Education and family life
Some private schools decided to lay off their staff to avoid having to pay them during the lockdown period and then hire new ones afterwards. This was both tragic and sad. The teaching profession is flooded in Kenya, that is why teachers are the least paid and worst treated.
My younger sister—who was teaching in a private school in Eldoret—lost her job. She didn’t even receive her March salary. She had to take to hawking potato chips and boiled eggs so as to sustain herself for almost a year. Thankfully, she got a new job in February of this year. However, before she could receive her second salary at the end of March, another lockdown was announced and schools were closed. She has had to stay at home again, but at least this time, there is some hope of resumption. The schools are scheduled to open this month, as confirmed by the Education Cabinet Secretary, George Magoha after noting that the curve had flattened.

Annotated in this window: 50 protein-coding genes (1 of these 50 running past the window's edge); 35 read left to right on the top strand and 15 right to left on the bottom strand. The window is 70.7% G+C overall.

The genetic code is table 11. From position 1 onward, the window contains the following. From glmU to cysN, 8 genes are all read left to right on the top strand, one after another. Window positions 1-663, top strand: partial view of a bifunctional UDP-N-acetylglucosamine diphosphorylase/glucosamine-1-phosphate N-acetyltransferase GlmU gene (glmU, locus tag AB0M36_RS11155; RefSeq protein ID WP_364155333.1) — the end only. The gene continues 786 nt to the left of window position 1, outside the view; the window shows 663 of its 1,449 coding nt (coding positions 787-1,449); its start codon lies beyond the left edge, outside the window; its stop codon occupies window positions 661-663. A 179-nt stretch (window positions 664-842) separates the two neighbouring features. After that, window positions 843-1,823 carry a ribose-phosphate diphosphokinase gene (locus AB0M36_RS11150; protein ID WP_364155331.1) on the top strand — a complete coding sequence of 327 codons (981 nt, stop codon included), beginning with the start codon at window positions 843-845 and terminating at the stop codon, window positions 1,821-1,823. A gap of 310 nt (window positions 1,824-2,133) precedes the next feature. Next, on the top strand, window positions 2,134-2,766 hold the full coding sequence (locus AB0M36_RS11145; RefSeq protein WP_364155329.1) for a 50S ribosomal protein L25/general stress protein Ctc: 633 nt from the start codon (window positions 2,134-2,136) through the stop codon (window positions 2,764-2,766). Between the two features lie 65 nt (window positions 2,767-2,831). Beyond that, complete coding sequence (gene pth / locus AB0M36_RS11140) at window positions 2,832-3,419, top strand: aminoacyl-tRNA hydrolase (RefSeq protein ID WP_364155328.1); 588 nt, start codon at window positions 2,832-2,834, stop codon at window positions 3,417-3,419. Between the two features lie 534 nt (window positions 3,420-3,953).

Last year—barely four months into the lockdown—a new and difficult situation emerged, namely an increase in teenage pregnancies. In many instances, parents have abdicated their responsibilities and have left the schools to deal with it. Teachers have not only taken the place of parents but have also become counsellors and mentors—despite their low pay.
A report on Citizen TV on June 30, 2020, revealed that an estimated 18.4 per cent of girls aged 15 to 19 have begun child-bearing. While schools resumed for the form four students last November, some female students were either pregnant, had aborted the pregnancy or had a baby at home and couldn’t attend school. The Ministry of Education allows any expectant student to stay at school until they are due. While this sounds fair, one can only imagine the psychological and emotional state of such a student. Some give up their schooling completely, others come back later to finish or go to another school. Only the strong ones, or those whose parents are strong, can endure all through with their pregnancy.